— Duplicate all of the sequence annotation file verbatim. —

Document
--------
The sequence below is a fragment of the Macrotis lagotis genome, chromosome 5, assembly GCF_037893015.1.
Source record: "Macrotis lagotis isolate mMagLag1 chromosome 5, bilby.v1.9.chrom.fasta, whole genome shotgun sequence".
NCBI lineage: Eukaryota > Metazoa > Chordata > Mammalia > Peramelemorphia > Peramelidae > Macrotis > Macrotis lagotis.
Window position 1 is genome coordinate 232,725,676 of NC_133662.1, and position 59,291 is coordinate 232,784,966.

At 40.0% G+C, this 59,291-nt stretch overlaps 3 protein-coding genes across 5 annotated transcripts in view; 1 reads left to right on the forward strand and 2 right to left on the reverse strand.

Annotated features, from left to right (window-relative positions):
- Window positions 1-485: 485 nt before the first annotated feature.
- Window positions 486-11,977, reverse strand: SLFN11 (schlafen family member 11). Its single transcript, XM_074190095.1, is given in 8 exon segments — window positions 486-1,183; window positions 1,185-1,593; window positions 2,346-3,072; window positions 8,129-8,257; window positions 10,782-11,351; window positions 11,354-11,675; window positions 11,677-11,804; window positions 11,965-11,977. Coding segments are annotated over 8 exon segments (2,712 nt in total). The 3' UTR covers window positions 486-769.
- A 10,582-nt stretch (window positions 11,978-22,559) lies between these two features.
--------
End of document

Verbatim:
The sequence below is a fragment of the Macrotis lagotis genome, chromosome 5, assembly GCF_037893015.1.
Source record: "Macrotis lagotis isolate mMagLag1 chromosome 5, bilby.v1.9.chrom.fasta, whole genome shotgun sequence".
NCBI lineage: Eukaryota > Metazoa > Chordata > Mammalia > Peramelemorphia > Peramelidae > Macrotis > Macrotis lagotis.
Window position 1 is genome coordinate 232,725,676 of NC_133662.1, and position 59,291 is coordinate 232,784,966.

At 40.0% G+C, this 59,291-nt stretch overlaps 3 protein-coding genes across 5 annotated transcripts in view; 1 reads left to right on the forward strand and 2 right to left on the reverse strand.

Annotated features, from left to right (window-relative positions):
- Window positions 1-485: 485 nt before the first annotated feature.
- Window positions 486-11,977, reverse strand: SLFN11 (schlafen family member 11). Its single transcript, XM_074190095.1, is given in 8 exon segments — window positions 486-1,183; window positions 1,185-1,593; window positions 2,346-3,072; window positions 8,129-8,257; window positions 10,782-11,351; window positions 11,354-11,675; window positions 11,677-11,804; window positions 11,965-11,977. Coding segments are annotated over 8 exon segments (2,712 nt in total). The 3' UTR covers window positions 486-769.
- A 10,582-nt stretch (window positions 11,978-22,559) lies between these two features.